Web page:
Don't Let Too Much Sitting at Your Desk Harm Your Health Here are five simple ways to keep moving and stay healthy.

By Jay Cardiello

Opinions expressed by Entrepreneur contributors are their own.

It is not unusual to find entrepreneurs and executives at their desks for 10 to 12 (and even more) hours a day, determined to create, grow and sustain their businesses. While hard work almost always leads to business success, sitting at a desk all day can also have negative consequences.

Recently, several studies have pointed to the dangerous effects of prolonged sitting. A study by German researchers found that sitting too much is the new smoking -- raising your risk of diabetes, heart disease and even some cancers. And the risk actually increases with each two-hour period of sitting time.

Related: Cubicles Were Originally Designed to Set Us Free and Now They're Slowly Killing Us

Another review recently published in The Journal of the National Cancer Institute confirms that sitting can be fatal, with too much sitting being associated with a 24 percent increased risk of colon cancer, a 32 percent increased risk of endometrial cancer, and a 21 percent increased risk of lung cancer. The really bad news? Not even exercise can reverse the harmful effects of sedentary behavior.

Business owners can either let this information scare them, or make some simple changes and do something about it. My mantra has always been, "change your life, not your lifestyle." Successful business owners are never going to close up shop, or start working less. They have a business to run! Instead, it's about finding ways to incorporate health and fitness into what we already do every day.

Movement is the key. Our bodies were never made to sit hunched over a desk or computer all day. The negative effects on our circulation, respiration and posture show up in the statistics of how many people suffer from diseases and back problems from sitting. When you combine this with poor nutrition and obesity, the effects are even worse. Add to this the mental aspect: a lack of movement increases fatigue, reduces focus, adds stress and lowers productivity.

Below are some of my top tips for incorporating movement into your day:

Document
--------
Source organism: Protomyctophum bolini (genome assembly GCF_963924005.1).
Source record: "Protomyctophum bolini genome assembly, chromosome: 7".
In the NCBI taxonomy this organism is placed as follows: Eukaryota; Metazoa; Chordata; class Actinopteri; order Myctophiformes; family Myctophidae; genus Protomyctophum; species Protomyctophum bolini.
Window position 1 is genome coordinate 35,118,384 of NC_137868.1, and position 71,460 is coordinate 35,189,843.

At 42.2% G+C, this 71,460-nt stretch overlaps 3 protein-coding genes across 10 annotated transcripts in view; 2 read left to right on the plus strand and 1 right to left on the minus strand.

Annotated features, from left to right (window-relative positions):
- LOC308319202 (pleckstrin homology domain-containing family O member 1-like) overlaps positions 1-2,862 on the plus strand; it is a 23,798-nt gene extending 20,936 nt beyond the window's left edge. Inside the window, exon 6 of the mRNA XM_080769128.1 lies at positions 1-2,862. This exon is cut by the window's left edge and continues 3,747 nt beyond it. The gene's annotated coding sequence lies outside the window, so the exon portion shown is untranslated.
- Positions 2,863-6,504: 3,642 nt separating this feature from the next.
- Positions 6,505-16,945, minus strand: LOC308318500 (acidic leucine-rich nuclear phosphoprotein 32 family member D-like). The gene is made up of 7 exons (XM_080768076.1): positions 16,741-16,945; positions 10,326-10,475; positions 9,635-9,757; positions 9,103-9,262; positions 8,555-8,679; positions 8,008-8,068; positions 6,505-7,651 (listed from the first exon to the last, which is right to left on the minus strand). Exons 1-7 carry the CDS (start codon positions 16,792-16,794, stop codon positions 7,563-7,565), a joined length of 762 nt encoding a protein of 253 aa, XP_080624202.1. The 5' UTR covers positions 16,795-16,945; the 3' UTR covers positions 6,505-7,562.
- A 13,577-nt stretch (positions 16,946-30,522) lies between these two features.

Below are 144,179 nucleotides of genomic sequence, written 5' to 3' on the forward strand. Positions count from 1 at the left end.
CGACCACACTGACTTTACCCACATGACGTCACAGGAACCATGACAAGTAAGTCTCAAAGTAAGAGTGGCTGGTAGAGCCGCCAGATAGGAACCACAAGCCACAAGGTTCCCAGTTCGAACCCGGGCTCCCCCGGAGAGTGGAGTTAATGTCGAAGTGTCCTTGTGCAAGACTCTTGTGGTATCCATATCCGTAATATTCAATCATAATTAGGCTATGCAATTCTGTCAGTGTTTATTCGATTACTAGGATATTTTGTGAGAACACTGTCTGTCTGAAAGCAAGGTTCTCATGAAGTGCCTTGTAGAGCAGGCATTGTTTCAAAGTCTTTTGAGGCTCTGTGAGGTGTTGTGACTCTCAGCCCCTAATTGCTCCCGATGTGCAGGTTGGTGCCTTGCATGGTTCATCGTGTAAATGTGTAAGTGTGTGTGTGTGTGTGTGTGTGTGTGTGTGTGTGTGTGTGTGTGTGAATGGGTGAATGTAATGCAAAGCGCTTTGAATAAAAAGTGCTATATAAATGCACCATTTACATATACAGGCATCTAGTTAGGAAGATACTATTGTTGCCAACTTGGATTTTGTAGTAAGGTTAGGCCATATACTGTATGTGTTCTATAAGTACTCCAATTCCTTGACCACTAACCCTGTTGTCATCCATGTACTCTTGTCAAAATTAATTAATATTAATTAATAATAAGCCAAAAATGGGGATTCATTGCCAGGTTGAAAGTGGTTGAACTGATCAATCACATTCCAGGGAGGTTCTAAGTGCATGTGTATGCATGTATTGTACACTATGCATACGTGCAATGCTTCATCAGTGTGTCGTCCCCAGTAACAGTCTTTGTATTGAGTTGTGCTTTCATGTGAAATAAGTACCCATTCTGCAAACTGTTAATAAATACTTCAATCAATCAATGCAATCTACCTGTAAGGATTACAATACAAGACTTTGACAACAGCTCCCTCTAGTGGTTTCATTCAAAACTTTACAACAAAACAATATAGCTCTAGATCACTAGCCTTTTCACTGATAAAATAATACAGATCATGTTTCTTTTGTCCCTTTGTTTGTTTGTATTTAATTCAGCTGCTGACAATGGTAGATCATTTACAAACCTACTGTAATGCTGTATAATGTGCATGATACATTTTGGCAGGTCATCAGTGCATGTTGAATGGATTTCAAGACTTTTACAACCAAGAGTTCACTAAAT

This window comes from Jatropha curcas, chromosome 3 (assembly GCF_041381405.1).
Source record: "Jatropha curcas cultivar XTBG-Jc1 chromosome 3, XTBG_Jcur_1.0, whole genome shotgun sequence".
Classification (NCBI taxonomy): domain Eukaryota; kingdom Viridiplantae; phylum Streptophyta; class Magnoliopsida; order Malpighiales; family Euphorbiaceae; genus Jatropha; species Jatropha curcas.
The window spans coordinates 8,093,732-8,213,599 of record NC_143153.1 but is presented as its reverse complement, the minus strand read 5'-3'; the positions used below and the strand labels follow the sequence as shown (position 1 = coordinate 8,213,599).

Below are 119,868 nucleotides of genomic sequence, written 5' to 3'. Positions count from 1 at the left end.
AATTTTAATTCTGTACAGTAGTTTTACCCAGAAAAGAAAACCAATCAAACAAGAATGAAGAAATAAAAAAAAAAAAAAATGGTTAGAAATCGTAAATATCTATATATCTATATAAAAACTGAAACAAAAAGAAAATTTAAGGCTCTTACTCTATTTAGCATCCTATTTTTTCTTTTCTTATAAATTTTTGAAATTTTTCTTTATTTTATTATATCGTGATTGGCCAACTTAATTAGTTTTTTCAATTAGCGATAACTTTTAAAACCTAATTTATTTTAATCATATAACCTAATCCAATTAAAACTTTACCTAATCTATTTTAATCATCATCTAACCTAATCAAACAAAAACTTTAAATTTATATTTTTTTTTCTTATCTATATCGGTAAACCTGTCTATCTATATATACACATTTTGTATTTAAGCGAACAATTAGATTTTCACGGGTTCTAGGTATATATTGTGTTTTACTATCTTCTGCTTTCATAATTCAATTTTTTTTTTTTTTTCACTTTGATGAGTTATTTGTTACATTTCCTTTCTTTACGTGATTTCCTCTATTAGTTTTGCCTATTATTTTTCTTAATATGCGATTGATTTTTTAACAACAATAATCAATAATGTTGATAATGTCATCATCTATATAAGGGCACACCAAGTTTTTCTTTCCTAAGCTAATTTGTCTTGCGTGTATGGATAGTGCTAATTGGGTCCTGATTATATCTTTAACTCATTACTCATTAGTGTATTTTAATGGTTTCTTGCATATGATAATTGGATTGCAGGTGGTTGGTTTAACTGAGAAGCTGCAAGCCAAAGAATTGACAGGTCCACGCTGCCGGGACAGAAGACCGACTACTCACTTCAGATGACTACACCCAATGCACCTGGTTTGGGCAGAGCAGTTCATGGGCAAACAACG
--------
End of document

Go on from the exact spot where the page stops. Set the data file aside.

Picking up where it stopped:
1. Change the way you sit

A new way of sitting called motion seating can help you keep moving and burning calories while you work. Swopper chairs allow for bouncing, moving, perching and rocking, while also helping maintain proper posture. Moving while sitting every day vs. sedentary sitting has a profound cumulative effect on health while also improving mood, mental clarity, focus and increasing energy levels. The new muvman chairs are perfect for the modern workplace.

Related: What's Really Killing You (and It Isn't Ebola)

2. Walk while you talk

Take conference calls while you walk around the office. This is not only good for fitness, but it helps manage stress and fires up creativity.

3. Move every hour

Every hour at work, have a little ringer go off from your cell phone, or set yourself a computer reminder to take a stretch, walk to the nearest copy machine or grab water.

4. Take 10-minute exercise breaks

It can be hard for business owners to find time during the day to get in a full 30-minute workout or hit the gym. Instead, try exercising at your desk in various 10-minute intervals. This could include simple things such as 50 stand-ups, squatting into your chair; 100 arm rolls forward, 100 backward; 10 to 15 desk push ups and wall squats.

5. Alter your behaviors

Find ways to move without really trying or without changing your activities. Park near the back of the parking lot and walk. Take the stairs instead of the elevator, stand up to visit the file cabinet instead of rolling your chair or go see a co-worker in person instead of emailing them.

Related: 5 Unhealthy Workplace Habits to Break in 2015

Jay Cardiello

Personal Trainer

Jay Cardiello is a personal trainer to various celebrities such as Jennifer Lopez, Ryan Seacrest, Sofia Vergara, Minka Kelly and more. He is triple-certified in strength and conditioning, fitness training and nutrition. He is also a regular contributor to leading media outlets such as Shape and Men’s Fitness, a published author and an advisor to various global corporate brands such as Sargento, Philadelphia 76er's, Microsoft, Mitsubishi and Chrysler Jeep, promoting health and wellness in the workplace. To learn more, visit

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